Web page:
The central claims in David Bentley Hart’s That All Shall be Saved, whilst encompassing important aspects of metaphysics and theology, fundamentally are matters of imagination and story. Hart’s persuasive capacity is directed towards a resetting of the spiritual compass whereby the fullness of victory revealed in the gospel of Christ becomes a hearkening to Triune music, the cosmic dance of theosis at once ecstatic, communal, harmonious, and joyful. The failures of the mainstream of Christian tradition turn out to be failures of nerve, a sclerosis of wonder, mistaken forays into the eschatological too bound by mundane univocities, maladroit attempts to convey divine justice, insufficient essays upon theandric energies. In short, the pious are generally formed by bad stories that accumulate around dead idols like barnacles fastened upon a foundering ship. The damage done to the initial kerygma is considerable. One might protest, as defenders of the traditional view of eternal hell do, that God would not permit widespread distortion that threatens to render the gospel opaque to millions of souls. One might equally wonder how the God can permit holocausts, rape, and childhood cancers. If one stipulates that the Church has special, providential care and the guidance of the indwelling Spirit, I offer no disagreement – except to add that the Spirit is a fount of surprise likely to bless the seventh son whilst the elders are looking elsewhere. Who says the forgotten may not rise up in joy with the shock of revelation?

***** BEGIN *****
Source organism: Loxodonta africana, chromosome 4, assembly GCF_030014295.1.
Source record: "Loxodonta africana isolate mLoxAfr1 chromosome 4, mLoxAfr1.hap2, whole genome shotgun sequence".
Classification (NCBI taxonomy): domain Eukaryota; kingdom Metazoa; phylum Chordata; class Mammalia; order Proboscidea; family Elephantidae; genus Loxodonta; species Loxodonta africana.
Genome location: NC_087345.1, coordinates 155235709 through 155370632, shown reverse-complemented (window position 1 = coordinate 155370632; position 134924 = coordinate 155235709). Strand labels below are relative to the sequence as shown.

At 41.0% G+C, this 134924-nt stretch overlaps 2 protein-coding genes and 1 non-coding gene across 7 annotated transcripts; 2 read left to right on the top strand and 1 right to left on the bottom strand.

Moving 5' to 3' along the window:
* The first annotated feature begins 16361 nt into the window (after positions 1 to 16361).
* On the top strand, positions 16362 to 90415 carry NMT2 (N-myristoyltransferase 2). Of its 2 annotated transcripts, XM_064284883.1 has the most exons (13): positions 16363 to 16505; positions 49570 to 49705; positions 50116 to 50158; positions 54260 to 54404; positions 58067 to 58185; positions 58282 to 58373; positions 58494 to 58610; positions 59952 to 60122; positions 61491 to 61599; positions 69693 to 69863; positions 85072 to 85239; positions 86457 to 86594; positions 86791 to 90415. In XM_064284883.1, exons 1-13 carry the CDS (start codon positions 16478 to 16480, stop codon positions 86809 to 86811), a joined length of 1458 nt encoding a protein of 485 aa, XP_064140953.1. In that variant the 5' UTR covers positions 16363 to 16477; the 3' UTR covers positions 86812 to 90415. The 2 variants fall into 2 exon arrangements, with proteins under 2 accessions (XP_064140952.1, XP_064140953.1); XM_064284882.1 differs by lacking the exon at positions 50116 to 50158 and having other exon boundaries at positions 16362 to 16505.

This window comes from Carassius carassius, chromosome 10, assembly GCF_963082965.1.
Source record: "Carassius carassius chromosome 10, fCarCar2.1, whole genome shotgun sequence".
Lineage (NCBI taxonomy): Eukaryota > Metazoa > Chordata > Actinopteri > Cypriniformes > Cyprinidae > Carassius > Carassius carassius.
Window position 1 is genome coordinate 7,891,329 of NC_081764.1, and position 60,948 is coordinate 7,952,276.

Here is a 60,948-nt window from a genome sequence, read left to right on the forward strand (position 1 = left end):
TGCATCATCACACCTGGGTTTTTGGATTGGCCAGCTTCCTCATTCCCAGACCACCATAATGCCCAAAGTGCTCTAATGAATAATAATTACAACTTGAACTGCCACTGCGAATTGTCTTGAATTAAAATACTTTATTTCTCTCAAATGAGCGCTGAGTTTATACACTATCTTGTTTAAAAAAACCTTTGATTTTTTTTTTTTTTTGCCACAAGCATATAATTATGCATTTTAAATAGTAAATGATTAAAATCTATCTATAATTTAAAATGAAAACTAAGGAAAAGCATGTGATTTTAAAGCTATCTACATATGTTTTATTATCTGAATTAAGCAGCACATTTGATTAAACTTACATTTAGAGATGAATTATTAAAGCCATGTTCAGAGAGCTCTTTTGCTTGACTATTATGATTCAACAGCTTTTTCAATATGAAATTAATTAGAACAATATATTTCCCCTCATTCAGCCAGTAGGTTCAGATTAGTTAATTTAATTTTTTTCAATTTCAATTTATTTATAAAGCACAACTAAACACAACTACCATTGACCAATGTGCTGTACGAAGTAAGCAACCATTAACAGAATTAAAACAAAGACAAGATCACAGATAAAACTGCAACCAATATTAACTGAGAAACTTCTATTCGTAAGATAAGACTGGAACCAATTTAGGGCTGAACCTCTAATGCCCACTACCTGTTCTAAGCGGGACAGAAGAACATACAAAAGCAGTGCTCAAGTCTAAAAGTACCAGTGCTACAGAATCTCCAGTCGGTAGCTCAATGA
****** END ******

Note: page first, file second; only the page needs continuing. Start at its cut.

There are two main sections to Hart’s text. The first section has two parts. The first part of the first section frames the question. What is the question? Perhaps the question of hell; yes, perhaps that is the question, though maybe not. But first, an existential observation: no one rightly doubts the existence of hell. That is not what is in question. As Hart delineates the perspective of the earliest Church fathers, it was commonly agreed – “corrupted and enchained by mortality … ill, impaired, lost, dying; we were in hell already” (p. 26). I surmise for a dim set of rationalists this may appear a mere metaphor for human misery, though I take it to be a strict metaphysical truth. I, for one, have never doubted hell. Rather, I sympathize, for instance, with the sardonic, pickled, sour-doomed Dorothy Parker who once quipped, “What fresh hell is this?” Life is no doubt wondrous, filled with exquisite beauty, desire drenched, touching in its moments of innocence a cosmic childhood that comes to all of nature, even if it is for humankind to recognize it and name its ambiguous, haunting, pristine promise, the sweetness of new life, the care, when it comes, of maternal nurture, the bounding play of the newborn as it first awkwardly braces for reality upon wobbly legs, though the warp of death is already poisoning the primal breath; contagion and evil, stark, subtle, devious, cruel, variations on darkness – who does not know this? So, the question is something else, even if partisans of a particular ideology confuse the matter and accuse those they disagree with of denying what is manifestly true.